The gospel is “the power of God unto salvation to every one that believeth” (Rom. 1:16; 1 Cor. 1:24). Through his glorying in the Cross of Christ, Paul could say, “by whom the world is crucified to me and I unto the world” (Gal. 6:14). Samuel Davies, in one of his sermons, declares: “A religion for sinners must reveal a way of salvation for the lost, of pardon for the guilty and sanctifying grace for the weak and wicked. And blessed be God, the gospel answers this end; and it is its peculiar excellency that it does so.” John Brown of Edinburgh said: “Nothing is so well fitted to put the fear of God, which will preserve men from offending him, into the heart as an enlightened view of the cross of Christ.”

The great Scottish churchman Thomas Chalmers (1780-1847) spent the early years of his ministry at Kilmany in Fife thundering against the iniquities of Napoleon and the grosser sorts of sins. But when he was called from that congregation to Glasgow he said to his parishioners: “For the first eight years of my twelve with you I thundered away against crimes of every sort, but the interesting fact is that during the whole of that period I never once heard of any reformation being wrought among you. It was not until the free offer of forgiveness through the blood of Christ was urged upon you that I ever heard of those subordinate reformations which I made the ultimate object of my earlier ministry. You have taught me that to preach Jesus Christ is the only way of preaching morality, and the lesson I have learned in your humble cottages I shall carry into a wider field.”(5)

It is the Cross-centred Gospel that is concerned to give all the glory to God and produce God-centered lives. In his introduction to John Owen’s The Death of Death in the Death of Christ, Dr J I Packer contrasts the modern gospel with that of the Puritans: “It fails to make men God-centred in their thoughts and God-fearing in their hearts because that is not primarily what it is trying to do. One way of stating the difference between it and the old gospel is to say that it is exclusively concerned to be ‘helpful’ to man – to bring peace, comfort, happiness, satisfaction – and too little concerned to glorify God.”(6)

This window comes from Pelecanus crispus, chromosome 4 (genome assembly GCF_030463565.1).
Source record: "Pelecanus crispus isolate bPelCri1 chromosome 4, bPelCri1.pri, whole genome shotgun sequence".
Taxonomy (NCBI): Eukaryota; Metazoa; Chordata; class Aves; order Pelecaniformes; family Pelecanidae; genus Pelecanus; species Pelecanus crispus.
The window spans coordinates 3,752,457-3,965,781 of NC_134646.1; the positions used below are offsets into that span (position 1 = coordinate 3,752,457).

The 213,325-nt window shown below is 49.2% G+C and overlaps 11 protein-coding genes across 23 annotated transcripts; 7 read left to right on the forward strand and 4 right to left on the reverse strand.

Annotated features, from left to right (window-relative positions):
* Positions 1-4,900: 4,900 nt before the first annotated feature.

We re-echo the words of Horatius Bonar spoken in the face of the decline of the Gospel in 19th century Scotland: “Our advanced thinkers and men of expansion demand a Christ for the nineteenth century; but no such Christ has arisen or shall arise. It must either be the first-century cross, the first-century gospel, the first-century Christ or no cross, no gospel, no Christ at all.”(7) A gospel without the Cross is indeed a casket without a jewel.

References

1. Douglas Kelly, Preachers with Power (Banner of Truth, 1992), p.49

2. David B Calhoun, Our Southern Zion (Banner of Truth, 2012), p.24

3. In: Precious Seed (Edinburgh, 1877), p.13

4. W C Robinson in The Word of the Cross (London 1940), pp.116,128

5. Quoted in Towards the Great Awakening by Sidney W Powell

6. John Owen, The Death of Death in the Death of Christ (Banner of Truth reprint, 1959), p.1

7. Horatius Bonar, Our Ministry (Edinburgh, 1883), p.112